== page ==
Knowing your identity is not enough

A few years ago a friend of a friend was invited to be part of the security team at a university ball. He was a mature student. He had entered the theological college connected to the university to train for the ministry in his late forties.

The ball was the social highlight of the year. It was quite a prestigious event and its prestige was usually enhanced by performances from well known acts. This particular year, an internationally famous rock star had been invited to perform. I don’t feel at liberty to name him…just in case! Anyway, he arrived at the entrance to be greeted by my friend’s friend. He explained who he was. Unfortunately this forty-something security guard was not very in touch with popular culture and simply asked him to produce his ticket.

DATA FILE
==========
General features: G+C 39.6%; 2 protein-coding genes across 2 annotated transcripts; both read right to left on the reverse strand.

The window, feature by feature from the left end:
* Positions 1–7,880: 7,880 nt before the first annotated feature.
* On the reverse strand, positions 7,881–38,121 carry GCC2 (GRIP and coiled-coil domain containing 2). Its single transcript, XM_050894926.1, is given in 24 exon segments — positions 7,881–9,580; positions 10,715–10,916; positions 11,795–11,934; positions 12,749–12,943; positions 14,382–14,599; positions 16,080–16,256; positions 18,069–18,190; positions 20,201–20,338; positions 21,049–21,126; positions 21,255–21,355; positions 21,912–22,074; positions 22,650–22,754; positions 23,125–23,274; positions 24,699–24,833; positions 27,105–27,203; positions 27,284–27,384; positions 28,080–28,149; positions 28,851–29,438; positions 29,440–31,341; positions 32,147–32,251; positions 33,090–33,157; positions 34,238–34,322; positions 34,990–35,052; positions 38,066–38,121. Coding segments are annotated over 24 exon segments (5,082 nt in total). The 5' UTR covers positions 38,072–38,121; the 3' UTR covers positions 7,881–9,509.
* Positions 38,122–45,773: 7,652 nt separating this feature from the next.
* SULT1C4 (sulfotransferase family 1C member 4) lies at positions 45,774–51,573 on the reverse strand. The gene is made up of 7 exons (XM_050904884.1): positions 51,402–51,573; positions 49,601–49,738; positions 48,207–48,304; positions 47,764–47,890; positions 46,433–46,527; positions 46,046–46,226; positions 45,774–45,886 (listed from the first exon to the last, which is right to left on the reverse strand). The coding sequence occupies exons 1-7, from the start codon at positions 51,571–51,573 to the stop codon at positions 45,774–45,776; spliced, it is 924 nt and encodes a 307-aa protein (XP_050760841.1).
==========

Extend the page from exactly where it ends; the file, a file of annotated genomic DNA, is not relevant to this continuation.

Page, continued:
The rock star remonstrated that he was who he was. I don’t know if he said “Don’t you know who I am?” But it was clear that the security guard’s ignorance of pop culture ensured that he  didn’t know who he was! His identity, by itself was not able to gain him access to an event to which he had the right of access.

One of the great rediscoveries and emphases in recent years has been the power of our identity in Christ. This has been incredibly important as the church has sought to find a biblical route into holiness and living a victorious life. Beginning the journey from who we are in Christ rather than what we are doing for Christ is both spiritually helpful and totally biblical.